Workforce Solutions


Cogent Infotech
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Dallas, TX

The business community worldwide quickly adapted to working from home, largely due to the onslaught of the COVID-19 pandemic. As the business cycle is now coming to terms with a hybrid work ecosystem, many governments and organizations worldwide are opting for a 4-day work week. 

The pilot projects undertaken by several governments have shown positive results, with employees feeling healthier and happier and achieving a similar level of productivity.

Several governments have taken the initiative to put in place a four-day work week mechanism. Be it New Zealand Prime Minister Jacinda Ardern's appeal to local companies to switch to a 4-day work week or the decision of the UAE Government to switch to a four-and-a-half days work week. However, it is important to understand that organizations have had mixed success with this newly found love.

Adopting a 4-day work week requires a proper understanding of expectations and requirements from industry leaders. 

What do leaders need to know before trying a 4-day Work Week? 

There are several initiatives a leader can take before opting for a 4-day work week. Here are the top 4 things leaders should know before introducing a 4-day work week:

Reducing working hours does not reduce work

It is important to realize that reducing employees' working hours does not necessarily mean a reduction in work. Employees are usually expected to complete the same amount of work in less time. This adds to the stress of employees working in a four-day work week. If you plan to adopt a four-day work week, the organization must make a conscious effort to reduce the workload on your employees. 

Expecting the same amount of work while reducing working hours will result in increased stress on the job or employees working after official hours. Both these situations would stop an organization from enjoying the expected benefits of adopting a four-day work week. Organizations can adopt solutions like time-diary or improved performance management systems to ensure meaningful change is achieved.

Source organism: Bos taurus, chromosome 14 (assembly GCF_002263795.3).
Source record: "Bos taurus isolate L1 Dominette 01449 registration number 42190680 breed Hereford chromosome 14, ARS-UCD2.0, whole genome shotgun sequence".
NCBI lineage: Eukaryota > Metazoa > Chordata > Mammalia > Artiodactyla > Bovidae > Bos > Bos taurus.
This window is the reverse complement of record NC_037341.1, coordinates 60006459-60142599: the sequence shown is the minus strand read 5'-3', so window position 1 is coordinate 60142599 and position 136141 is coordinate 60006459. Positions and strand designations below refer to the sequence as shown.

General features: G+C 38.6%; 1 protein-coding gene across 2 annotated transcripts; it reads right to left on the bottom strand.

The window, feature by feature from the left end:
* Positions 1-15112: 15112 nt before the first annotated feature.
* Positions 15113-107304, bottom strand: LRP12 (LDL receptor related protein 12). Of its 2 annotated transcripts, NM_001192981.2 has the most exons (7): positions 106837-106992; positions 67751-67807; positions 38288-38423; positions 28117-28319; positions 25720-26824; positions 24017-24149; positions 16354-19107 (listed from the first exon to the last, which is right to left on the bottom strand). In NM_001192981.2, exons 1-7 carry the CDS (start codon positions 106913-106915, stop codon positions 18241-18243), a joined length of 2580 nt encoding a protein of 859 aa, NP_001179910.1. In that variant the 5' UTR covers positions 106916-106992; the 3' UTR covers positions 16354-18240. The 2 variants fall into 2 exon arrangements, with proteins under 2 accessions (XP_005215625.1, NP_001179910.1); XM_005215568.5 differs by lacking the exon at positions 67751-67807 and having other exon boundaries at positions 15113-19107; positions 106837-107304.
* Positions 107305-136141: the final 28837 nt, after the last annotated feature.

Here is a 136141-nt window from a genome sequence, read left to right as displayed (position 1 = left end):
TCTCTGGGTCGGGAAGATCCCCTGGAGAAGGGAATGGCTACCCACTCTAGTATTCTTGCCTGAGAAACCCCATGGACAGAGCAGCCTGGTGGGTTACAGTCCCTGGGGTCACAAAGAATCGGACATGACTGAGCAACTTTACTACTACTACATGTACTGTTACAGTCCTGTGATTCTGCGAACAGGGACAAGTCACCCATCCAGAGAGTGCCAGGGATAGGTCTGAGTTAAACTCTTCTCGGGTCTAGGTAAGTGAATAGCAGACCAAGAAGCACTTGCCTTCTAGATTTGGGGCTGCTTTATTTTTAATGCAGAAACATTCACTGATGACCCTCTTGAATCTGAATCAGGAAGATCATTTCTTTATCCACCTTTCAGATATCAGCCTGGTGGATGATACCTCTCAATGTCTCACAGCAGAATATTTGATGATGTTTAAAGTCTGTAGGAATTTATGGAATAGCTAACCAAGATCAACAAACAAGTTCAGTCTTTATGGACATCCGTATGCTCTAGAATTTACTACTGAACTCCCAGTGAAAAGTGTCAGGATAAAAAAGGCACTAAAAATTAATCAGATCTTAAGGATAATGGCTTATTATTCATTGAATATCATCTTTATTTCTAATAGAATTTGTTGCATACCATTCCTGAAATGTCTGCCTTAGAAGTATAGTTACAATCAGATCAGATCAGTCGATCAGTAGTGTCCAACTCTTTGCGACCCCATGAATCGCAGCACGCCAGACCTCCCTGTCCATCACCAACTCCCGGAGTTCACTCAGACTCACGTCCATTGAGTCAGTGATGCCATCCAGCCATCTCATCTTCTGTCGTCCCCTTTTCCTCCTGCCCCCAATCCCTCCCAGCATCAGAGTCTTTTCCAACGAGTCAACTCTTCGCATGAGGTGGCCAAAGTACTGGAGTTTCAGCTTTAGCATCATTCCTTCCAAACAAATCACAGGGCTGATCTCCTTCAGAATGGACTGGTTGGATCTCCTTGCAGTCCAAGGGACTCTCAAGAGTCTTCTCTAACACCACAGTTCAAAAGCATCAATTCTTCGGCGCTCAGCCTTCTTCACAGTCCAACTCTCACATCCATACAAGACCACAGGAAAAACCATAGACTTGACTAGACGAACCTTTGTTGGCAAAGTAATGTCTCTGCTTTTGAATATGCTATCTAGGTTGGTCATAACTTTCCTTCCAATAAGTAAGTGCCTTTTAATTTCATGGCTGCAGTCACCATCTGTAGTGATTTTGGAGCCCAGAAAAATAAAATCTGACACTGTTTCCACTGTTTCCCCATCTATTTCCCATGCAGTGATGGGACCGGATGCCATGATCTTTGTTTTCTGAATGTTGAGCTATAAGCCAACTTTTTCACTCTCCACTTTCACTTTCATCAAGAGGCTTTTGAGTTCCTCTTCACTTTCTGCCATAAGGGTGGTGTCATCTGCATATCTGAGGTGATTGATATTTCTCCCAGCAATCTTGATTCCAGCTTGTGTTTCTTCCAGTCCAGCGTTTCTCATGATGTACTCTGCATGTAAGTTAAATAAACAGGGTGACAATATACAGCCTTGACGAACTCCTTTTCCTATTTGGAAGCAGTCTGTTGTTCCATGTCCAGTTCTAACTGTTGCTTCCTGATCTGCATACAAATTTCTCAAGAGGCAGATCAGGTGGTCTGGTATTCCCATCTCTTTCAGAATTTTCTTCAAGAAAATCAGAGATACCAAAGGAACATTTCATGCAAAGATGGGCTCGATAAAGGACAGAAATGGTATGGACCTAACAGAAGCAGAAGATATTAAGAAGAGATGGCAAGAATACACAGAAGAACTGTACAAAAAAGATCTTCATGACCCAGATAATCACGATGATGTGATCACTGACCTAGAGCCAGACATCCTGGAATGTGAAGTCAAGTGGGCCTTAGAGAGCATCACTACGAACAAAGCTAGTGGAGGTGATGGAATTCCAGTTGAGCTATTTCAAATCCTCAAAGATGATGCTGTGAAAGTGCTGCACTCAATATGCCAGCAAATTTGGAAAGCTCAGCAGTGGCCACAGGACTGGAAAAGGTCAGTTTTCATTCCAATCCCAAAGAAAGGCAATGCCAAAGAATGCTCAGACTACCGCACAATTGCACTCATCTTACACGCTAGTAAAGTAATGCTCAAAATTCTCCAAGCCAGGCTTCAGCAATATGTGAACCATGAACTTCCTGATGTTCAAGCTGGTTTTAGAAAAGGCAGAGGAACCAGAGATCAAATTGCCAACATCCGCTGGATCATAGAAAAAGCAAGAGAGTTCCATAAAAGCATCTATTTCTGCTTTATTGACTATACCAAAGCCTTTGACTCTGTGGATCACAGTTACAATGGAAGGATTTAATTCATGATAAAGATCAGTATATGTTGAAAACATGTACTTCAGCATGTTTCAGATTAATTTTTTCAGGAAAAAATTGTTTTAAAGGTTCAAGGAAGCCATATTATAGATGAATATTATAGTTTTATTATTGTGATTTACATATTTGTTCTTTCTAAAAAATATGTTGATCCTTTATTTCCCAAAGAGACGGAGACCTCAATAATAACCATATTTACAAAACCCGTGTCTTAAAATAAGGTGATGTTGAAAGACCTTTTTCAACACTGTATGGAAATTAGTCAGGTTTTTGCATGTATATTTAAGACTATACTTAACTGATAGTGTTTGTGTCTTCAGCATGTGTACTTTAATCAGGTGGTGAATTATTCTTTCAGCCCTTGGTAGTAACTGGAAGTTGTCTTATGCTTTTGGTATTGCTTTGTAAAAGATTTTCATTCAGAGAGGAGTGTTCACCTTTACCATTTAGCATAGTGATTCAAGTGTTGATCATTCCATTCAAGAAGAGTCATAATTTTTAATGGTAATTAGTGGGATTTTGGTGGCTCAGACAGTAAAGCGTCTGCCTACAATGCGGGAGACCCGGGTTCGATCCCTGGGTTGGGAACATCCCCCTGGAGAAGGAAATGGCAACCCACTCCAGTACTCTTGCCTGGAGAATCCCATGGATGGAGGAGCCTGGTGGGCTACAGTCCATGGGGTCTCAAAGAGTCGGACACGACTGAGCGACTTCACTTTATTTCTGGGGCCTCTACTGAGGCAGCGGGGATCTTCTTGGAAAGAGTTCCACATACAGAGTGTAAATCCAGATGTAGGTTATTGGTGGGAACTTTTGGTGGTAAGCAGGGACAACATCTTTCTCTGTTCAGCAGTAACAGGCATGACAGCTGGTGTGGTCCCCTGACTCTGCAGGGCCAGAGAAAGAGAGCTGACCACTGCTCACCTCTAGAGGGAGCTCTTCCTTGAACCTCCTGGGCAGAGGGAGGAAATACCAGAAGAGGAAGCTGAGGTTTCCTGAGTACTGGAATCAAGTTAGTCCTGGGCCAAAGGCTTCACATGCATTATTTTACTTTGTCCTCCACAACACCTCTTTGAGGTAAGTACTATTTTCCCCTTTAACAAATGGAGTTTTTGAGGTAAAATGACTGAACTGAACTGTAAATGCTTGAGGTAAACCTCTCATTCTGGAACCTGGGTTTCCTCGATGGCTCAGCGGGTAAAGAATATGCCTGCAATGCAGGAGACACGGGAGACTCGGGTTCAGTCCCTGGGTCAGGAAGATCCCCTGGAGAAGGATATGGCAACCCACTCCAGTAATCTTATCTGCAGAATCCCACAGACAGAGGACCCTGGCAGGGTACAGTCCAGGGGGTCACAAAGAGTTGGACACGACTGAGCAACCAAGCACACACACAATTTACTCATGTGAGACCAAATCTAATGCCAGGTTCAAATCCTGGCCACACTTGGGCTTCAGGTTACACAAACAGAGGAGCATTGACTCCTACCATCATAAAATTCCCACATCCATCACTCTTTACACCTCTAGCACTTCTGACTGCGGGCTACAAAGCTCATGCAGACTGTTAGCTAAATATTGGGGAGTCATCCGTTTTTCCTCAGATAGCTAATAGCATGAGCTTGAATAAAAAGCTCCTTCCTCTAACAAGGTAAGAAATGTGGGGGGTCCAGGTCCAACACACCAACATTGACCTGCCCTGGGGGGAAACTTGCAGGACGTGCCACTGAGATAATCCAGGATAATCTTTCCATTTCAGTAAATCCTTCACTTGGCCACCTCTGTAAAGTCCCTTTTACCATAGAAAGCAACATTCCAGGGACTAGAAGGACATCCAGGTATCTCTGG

Reducing working hours should not add to work's intensity

It is often seen that reducing working hours usually means that work is fast-paced, and employees are expected to take shorter breaks. In other words, spend more time on the job during those four working days in a week. While it may suit the working style of some of your employees, it can be overwhelming and stressful for other employees, who then have to spend an extra day to recover from the work intensity.

Employers should avoid promoting output over the positive well-being of employees if the idea is to invest in employees' work-life balance, or at least look like one. For instance, while New Zealand was among the pioneers in proposing a four-day workweek, the industry has been slow to pick it up as workers have struggled to fulfill the expectations of employers. At the same time, the workaholic economy of Japan reported positive results as productivity increased during Microsoft's four-day work week trial in Japan.

The focus should be on finding solutions

There has been too much noise around the concept of a 4-day work week or other similar trending topics in the past. The important bit here is to not swirl over any particular trend and look for meaningful solutions to provide a positive ecosystem for employees to achieve the set goals. Rather than tying your workplace goals to a solution like a four-day work week, it is better to take a long-term approach toward providing a healthy work-life balance to your employees.

It can start with analyzing your business needs and what your employees expect. The answer to meeting the needs of the business and the needs of the employees lies in the details of the day-to-day work environment and the company's long-term strategy.

Suitability for business

It is important to understand if a particular model is suitable for your business or if you are trying to adopt it because it is in fashion. For instance, if you have a client-facing business where your client works five days a week. It is impractical to believe that you would be able to switch to a four-day work week without any cooperation from your client. 

Even if you announce a four-day work week, your team would more often be found working on the fifth day per the client's business needs. Therefore, assess the suitability of the four-day work week for your business before switching to it.


According to a Gartner Survey, most organizations fear a loss in productivity by switching to a four-day work week. However, other studies suggest that 63% find it easier to retain talent, and 78% of employees feel happier and less stressed with a four-day work week. You must decide what is good for your organization. There can be customized versions that can suit the needs of the organization. 

The important part is to figure out if you are ready to commit to a change in the daily work schedule of your organization. If yes, you should spend some time understanding the needs of the employees and the business rather than copy-pasting a four-day work week template in your organization. 

To read more engaging content like this, visit the Cogent Infotech website.



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